Industry-Related Injuries in the United States from 1998 to 2011: Characteristics, Trends, and Associated Health Care Costs

Delphine Solange Fontcha, Kiara Spooner, Jason L. Salemi, Eknath Naik, Muktar H. Aliyu, Mulubrhan F. Mogos, Roger Zoorob, Hamisu M. Salihu

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Abstract

To describe the trends, correlates, and healthcare costs associated with industry-related injuries across the United States between 1998 and 2011. Methods: A retrospective, cross-sectional analysis of hospital discharges was conducted using the National Inpatient Sample. We used the International Classification of Diseases, Ninth Revision, Clinical Modification codes to identify accidents occurring in industrial settings. Joinpoint regression modeling was used to analyze trends. Results: Most of the 357,716 inpatient hospitalizations were admissions from the emergency department (55%). Fractures were the most prevalent injuries (48.1%), whereas the lower and upper extremities were the most common injury sites (51.7%). The mean per admission cost of direct medical care was $12,849, with an overall downward trend in injuries during the study period. Conclusions: A comprehensive trend analysis of industry-related injuries is valuable to policymakers in formulating targeted strategies and allocating resources to address disparities at various levels.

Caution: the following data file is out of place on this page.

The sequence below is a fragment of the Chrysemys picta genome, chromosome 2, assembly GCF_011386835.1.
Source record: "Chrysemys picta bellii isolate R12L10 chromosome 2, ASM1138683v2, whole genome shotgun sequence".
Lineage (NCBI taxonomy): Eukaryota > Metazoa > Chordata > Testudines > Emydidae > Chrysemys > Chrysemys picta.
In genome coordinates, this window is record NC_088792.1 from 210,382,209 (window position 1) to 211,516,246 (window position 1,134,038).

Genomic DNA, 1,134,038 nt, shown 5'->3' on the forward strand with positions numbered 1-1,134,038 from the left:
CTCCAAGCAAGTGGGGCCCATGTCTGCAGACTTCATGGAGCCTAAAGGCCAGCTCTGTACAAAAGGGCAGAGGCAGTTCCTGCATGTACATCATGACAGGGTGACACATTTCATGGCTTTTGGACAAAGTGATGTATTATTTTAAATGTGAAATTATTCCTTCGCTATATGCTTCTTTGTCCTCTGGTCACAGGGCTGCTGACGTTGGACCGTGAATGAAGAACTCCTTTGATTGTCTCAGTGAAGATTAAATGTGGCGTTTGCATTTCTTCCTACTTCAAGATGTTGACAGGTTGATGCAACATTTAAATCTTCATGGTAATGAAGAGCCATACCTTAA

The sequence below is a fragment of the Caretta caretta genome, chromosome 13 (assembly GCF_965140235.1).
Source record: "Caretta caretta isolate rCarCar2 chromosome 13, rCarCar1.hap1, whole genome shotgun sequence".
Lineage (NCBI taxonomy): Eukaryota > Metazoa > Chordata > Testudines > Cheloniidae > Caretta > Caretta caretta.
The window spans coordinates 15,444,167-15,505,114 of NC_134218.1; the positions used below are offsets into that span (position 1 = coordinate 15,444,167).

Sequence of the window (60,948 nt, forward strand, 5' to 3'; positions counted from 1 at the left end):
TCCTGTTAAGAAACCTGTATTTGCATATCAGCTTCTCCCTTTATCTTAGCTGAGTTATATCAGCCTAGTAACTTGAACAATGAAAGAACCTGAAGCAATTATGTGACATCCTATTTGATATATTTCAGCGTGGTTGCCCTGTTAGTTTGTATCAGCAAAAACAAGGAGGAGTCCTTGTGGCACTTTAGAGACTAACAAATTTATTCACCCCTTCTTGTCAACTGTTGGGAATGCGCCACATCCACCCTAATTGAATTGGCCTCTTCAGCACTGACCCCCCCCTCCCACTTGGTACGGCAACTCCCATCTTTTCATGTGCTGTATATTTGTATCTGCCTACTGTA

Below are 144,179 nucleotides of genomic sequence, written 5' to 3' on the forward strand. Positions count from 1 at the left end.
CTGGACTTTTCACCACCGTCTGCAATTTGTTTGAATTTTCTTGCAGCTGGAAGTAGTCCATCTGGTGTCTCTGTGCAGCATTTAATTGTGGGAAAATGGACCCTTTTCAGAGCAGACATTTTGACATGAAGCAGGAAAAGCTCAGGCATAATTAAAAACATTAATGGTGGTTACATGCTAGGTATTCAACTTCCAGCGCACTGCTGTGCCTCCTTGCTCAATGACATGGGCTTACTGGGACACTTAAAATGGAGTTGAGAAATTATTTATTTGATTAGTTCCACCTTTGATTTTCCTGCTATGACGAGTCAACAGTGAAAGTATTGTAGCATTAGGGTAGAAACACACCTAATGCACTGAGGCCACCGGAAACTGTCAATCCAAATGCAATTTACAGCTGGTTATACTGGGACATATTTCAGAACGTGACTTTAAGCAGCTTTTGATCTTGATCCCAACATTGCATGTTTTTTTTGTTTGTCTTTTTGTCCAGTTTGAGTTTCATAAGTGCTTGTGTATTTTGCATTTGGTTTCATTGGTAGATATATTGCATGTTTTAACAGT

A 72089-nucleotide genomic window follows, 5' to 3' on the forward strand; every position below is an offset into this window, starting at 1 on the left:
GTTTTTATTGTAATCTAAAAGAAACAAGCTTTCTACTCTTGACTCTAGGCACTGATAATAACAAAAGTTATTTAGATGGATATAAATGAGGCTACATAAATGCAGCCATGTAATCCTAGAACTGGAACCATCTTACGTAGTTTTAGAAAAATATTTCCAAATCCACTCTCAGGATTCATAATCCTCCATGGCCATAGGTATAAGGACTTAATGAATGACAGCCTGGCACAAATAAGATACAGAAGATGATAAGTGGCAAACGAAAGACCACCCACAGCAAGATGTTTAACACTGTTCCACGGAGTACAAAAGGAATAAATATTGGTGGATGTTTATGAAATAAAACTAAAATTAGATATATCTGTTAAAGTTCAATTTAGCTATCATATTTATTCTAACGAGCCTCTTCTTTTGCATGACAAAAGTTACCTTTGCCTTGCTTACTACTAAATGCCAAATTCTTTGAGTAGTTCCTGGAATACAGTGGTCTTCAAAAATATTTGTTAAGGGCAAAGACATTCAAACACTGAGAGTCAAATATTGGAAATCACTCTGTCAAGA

Original languageEnglish (US)
Pages (from-to)814-826
Number of pages13
JournalJournal of Occupational and Environmental Medicine
Volume57
Issue number7
DOIs
StatePublished - Jul 30 2015

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ASJC Scopus subject areas

  • Public Health, Environmental and Occupational Health

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